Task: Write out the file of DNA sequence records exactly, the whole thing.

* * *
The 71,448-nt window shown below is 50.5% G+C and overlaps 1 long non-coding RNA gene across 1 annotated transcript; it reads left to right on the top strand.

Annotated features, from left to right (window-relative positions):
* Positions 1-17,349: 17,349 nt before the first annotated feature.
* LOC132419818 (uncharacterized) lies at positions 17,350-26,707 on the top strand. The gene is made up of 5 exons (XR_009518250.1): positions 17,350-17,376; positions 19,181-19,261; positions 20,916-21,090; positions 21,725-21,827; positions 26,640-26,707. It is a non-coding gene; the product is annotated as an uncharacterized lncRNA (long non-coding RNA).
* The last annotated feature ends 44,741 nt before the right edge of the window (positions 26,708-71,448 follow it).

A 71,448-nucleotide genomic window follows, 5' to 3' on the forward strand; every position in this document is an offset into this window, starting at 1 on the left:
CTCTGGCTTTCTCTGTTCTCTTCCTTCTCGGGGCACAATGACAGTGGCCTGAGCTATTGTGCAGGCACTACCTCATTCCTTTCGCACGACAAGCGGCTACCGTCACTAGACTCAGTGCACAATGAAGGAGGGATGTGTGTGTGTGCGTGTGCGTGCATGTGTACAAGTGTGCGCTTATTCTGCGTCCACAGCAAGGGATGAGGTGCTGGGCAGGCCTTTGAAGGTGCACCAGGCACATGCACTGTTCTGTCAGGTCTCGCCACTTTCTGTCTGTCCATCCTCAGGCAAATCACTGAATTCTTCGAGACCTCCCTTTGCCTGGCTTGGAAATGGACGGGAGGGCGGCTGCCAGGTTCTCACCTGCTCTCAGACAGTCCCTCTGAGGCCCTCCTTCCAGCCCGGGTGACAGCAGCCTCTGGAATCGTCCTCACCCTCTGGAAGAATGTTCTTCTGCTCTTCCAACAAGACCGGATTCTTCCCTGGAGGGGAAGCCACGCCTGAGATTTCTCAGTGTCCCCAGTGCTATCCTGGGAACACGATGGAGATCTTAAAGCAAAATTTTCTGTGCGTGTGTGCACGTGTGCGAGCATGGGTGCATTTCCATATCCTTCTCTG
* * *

The 71,448-nt window shown below is 50.5% G+C and overlaps 1 long non-coding RNA gene across 1 annotated transcript; it reads left to right on the top strand.

Annotated features, from left to right (window-relative positions):
* Positions 1-17,349: 17,349 nt before the first annotated feature.
* LOC132419818 (uncharacterized) lies at positions 17,350-26,707 on the top strand. The gene is made up of 5 exons (XR_009518250.1): positions 17,350-17,376; positions 19,181-19,261; positions 20,916-21,090; positions 21,725-21,827; positions 26,640-26,707. It is a non-coding gene; the product is annotated as an uncharacterized lncRNA (long non-coding RNA).
* The last annotated feature ends 44,741 nt before the right edge of the window (positions 26,708-71,448 follow it).

A 71,448-nucleotide genomic window follows, 5' to 3' on the forward strand; every position in this document is an offset into this window, starting at 1 on the left:
CTCTGGCTTTCTCTGTTCTCTTCCTTCTCGGGGCACAATGACAGTGGCCTGAGCTATTGTGCAGGCACTACCTCATTCCTTTCGCACGACAAGCGGCTACCGTCACTAGACTCAGTGCACAATGAAGGAGGGATGTGTGTGTGTGCGTGTGCGTGCATGTGTACAAGTGTGCGCTTATTCTGCGTCCACAGCAAGGGATGAGGTGCTGGGCAGGCCTTTGAAGGTGCACCAGGCACATGCACTGTTCTGTCAGGTCTCGCCACTTTCTGTCTGTCCATCCTCAGGCAAATCACTGAATTCTTCGAGACCTCCCTTTGCCTGGCTTGGAAATGGACGGGAGGGCGGCTGCCAGGTTCTCACCTGCTCTCAGACAGTCCCTCTGAGGCCCTCCTTCCAGCCCGGGTGACAGCAGCCTCTGGAATCGTCCTCACCCTCTGGAAGAATGTTCTTCTGCTCTTCCAACAAGACCGGATTCTTCCCTGGAGGGGAAGCCACGCCTGAGATTTCTCAGTGTCCCCAGTGCTATCCTGGGAACACGATGGAGATCTTAAAGCAAAATTTTCTGTGCGTGTGTGCACGTGTGCGAGCATGGGTGCATTTCCATATCCTTCTCTG